When I find something interesting and new, I post it here - that's mostly programming, of course, not everything.

Saturday, December 13, 2008


An Excuse

Well, I decided to gather all the code related to Function class in one "universe" container class, Functions. The other option would be to have a separate "package". I do not see any reason for using packages instead of container classes.

My idea regarding container classes is that it is a theory - we have constants, types, rules, axioms, all in one place. An element of theory is meaningless outside of its theory. A set does not make sense without a Set Theory.

So here we have some kind of "Functions Theory". Since functions are defined on types, which vaguely are like classes, which vaguely are like unlimited sets, we can define set-theory-like notions of Injection and Bijection. A Surjection would be nice to have too, but it has no functional influence on current programming practice: nobody knowingly builds factorsets.


Three abstract classes are defined: 
  • Function - general functionality;
  • Injection - a special kind of Function, not mapping different values to one;
  • Bijection - invertible Function
and several useful extra classes: 
  • Inclusion, - a Function that includes one set into another; 
  • Id - an identity Function
  • PairsToMap - takes a set of pairs, turns it into a Map;
  • IterableToSet - takes an iterable, turns it into a Set.
Also there are several  static methods. Don't be afraid of static methods, they all belong to Functions Theory, and there's hardly a reason to override or polymorph them in any way.


A Function<X, Y> declares an abstract method Y apply(X x), which obviously determines the function's behavior. In addition, Function has methods for mapping an Iterator, an Iterable, a Collection, a List. Note that there's no method that maps a Set. Why? Because if you apply a Function to a Collection, you can have repeating values.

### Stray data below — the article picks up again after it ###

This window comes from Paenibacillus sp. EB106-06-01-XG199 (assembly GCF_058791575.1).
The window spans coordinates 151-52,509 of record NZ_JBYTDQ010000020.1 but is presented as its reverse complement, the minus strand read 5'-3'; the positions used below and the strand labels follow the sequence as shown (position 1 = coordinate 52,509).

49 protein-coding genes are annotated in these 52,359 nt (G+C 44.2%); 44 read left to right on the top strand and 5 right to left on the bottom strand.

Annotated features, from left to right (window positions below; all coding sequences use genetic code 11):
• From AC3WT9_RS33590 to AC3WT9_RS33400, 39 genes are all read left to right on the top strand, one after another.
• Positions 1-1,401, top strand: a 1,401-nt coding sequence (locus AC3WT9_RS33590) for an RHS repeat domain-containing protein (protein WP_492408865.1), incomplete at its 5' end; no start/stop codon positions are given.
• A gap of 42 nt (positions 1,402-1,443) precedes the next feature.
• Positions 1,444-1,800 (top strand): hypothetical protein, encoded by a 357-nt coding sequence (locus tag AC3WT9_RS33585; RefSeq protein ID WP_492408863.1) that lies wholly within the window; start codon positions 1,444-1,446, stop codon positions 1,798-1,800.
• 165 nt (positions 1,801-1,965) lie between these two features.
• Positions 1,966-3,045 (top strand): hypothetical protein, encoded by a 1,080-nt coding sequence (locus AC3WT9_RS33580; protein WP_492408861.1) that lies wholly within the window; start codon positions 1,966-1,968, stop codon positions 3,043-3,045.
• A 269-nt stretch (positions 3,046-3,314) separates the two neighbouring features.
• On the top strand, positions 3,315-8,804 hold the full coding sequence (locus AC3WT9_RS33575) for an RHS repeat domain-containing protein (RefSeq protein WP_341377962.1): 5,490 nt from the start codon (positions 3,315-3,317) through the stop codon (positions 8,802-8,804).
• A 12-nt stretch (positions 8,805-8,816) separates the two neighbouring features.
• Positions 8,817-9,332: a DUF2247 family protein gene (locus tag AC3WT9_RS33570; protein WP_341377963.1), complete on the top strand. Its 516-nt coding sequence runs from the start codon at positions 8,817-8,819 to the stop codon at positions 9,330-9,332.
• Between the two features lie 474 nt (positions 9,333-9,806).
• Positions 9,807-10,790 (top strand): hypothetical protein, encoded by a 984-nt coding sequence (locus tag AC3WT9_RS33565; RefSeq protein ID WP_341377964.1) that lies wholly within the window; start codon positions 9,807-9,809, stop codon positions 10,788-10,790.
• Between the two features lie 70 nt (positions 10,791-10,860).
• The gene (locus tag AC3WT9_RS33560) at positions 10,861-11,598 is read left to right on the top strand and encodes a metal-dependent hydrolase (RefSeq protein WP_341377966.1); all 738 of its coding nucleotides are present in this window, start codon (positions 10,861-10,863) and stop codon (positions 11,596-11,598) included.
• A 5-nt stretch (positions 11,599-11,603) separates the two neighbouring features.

Method toMap(Set<X) converts a Function into a Map; method forMap(Map<X, Y>) turns a Map into a Function. Static compose(f, g) method composes two Functions.


Injection is a special kind of Function: it maps different arguments to different values. Not that we can verify it; we just trust the declaration. Since a composition of two Injections is an Injection, this case is taken care of. It is. 

An Injection maps a Set to a Set, so this method is there.

Inclusion is a special kind of Injection: it includes one class (set) into its superclass (superset). It maps a value to itself, casting.


Bijection<X, Y> is a special kind of Injection: it has an inverse. So, additionally, it declares a method X unapply(Y). A composition of two Bijections is a Bijection

Here is a sample code, where Schwartzian transform is defined:

* Given a function f, builds another function that for each x
* builds Map.Entry(x, f(x))
* @param f function to apply
* @return a function that builds pairs.
public static <X, Y> Bijection<X, Pair<X, Y>> schwartzianTransform(final Function<X, Y> f) {
return new Bijection<X, Pair<X, Y>>() {
public Pair<X, Y> apply(final X x) {
return math.cat.LazyPair.LazyPair(x, f);

public X unapply(Pair<X, Y> p) {
return p.x();

Oh, and the code is here.

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